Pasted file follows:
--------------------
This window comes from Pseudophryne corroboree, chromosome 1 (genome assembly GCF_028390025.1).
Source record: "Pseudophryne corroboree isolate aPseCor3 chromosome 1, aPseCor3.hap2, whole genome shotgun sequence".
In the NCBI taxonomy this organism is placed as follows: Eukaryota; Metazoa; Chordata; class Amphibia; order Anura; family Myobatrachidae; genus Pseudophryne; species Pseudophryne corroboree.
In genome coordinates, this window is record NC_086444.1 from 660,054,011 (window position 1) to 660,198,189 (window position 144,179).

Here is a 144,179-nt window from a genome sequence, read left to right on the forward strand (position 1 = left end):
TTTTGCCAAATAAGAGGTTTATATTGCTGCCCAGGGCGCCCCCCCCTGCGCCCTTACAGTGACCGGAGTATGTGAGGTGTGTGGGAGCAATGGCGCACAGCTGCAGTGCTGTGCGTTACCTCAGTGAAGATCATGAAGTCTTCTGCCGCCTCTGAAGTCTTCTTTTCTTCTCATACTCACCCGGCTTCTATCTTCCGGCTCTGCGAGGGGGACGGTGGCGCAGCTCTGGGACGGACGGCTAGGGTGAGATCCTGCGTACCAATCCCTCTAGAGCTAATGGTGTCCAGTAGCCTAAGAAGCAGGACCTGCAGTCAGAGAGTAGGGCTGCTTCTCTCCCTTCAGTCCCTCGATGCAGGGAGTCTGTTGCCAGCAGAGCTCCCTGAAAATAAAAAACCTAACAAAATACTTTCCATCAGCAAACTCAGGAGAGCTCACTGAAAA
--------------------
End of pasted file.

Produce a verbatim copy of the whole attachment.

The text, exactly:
This window comes from Pseudophryne corroboree, chromosome 1 (genome assembly GCF_028390025.1).
Source record: "Pseudophryne corroboree isolate aPseCor3 chromosome 1, aPseCor3.hap2, whole genome shotgun sequence".
In the NCBI taxonomy this organism is placed as follows: Eukaryota; Metazoa; Chordata; class Amphibia; order Anura; family Myobatrachidae; genus Pseudophryne; species Pseudophryne corroboree.
In genome coordinates, this window is record NC_086444.1 from 660,054,011 (window position 1) to 660,198,189 (window position 144,179).

Here is a 144,179-nt window from a genome sequence, read left to right on the forward strand (position 1 = left end):
TTTTGCCAAATAAGAGGTTTATATTGCTGCCCAGGGCGCCCCCCCCTGCGCCCTTACAGTGACCGGAGTATGTGAGGTGTGTGGGAGCAATGGCGCACAGCTGCAGTGCTGTGCGTTACCTCAGTGAAGATCATGAAGTCTTCTGCCGCCTCTGAAGTCTTCTTTTCTTCTCATACTCACCCGGCTTCTATCTTCCGGCTCTGCGAGGGGGACGGTGGCGCAGCTCTGGGACGGACGGCTAGGGTGAGATCCTGCGTACCAATCCCTCTAGAGCTAATGGTGTCCAGTAGCCTAAGAAGCAGGACCTGCAGTCAGAGAGTAGGGCTGCTTCTCTCCCTTCAGTCCCTCGATGCAGGGAGTCTGTTGCCAGCAGAGCTCCCTGAAAATAAAAAACCTAACAAAATACTTTCCATCAGCAAACTCAGGAGAGCTCACTGAAAA